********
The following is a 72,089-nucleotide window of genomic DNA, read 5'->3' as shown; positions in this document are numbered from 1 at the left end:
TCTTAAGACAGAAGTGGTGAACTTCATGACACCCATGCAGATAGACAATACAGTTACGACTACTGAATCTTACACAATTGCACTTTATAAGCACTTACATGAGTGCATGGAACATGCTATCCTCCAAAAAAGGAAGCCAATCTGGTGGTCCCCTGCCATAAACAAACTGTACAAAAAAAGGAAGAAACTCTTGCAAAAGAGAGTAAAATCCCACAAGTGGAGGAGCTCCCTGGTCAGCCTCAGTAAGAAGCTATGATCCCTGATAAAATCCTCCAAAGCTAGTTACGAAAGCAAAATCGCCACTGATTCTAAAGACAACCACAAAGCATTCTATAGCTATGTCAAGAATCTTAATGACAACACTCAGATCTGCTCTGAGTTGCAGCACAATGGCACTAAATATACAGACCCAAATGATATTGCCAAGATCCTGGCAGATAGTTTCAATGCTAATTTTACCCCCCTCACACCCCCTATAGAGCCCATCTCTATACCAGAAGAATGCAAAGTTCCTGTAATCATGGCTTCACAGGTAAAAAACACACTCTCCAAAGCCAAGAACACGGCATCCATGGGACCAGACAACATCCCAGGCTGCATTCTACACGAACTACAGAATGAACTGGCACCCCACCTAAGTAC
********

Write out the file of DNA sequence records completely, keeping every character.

The following is a 72,089-nucleotide window of genomic DNA, read 5'->3' as shown; positions in this document are numbered from 1 at the left end:
TCTTAAGACAGAAGTGGTGAACTTCATGACACCCATGCAGATAGACAATACAGTTACGACTACTGAATCTTACACAATTGCACTTTATAAGCACTTACATGAGTGCATGGAACATGCTATCCTCCAAAAAAGGAAGCCAATCTGGTGGTCCCCTGCCATAAACAAACTGTACAAAAAAAGGAAGAAACTCTTGCAAAAGAGAGTAAAATCCCACAAGTGGAGGAGCTCCCTGGTCAGCCTCAGTAAGAAGCTATGATCCCTGATAAAATCCTCCAAAGCTAGTTACGAAAGCAAAATCGCCACTGATTCTAAAGACAACCACAAAGCATTCTATAGCTATGTCAAGAATCTTAATGACAACACTCAGATCTGCTCTGAGTTGCAGCACAATGGCACTAAATATACAGACCCAAATGATATTGCCAAGATCCTGGCAGATAGTTTCAATGCTAATTTTACCCCCCTCACACCCCCTATAGAGCCCATCTCTATACCAGAAGAATGCAAAGTTCCTGTAATCATGGCTTCACAGGTAAAAAACACACTCTCCAAAGCCAAGAACACGGCATCCATGGGACCAGACAACATCCCAGGCTGCATTCTACACGAACTACAGAATGAACTGGCACCCCACCTAAGTAC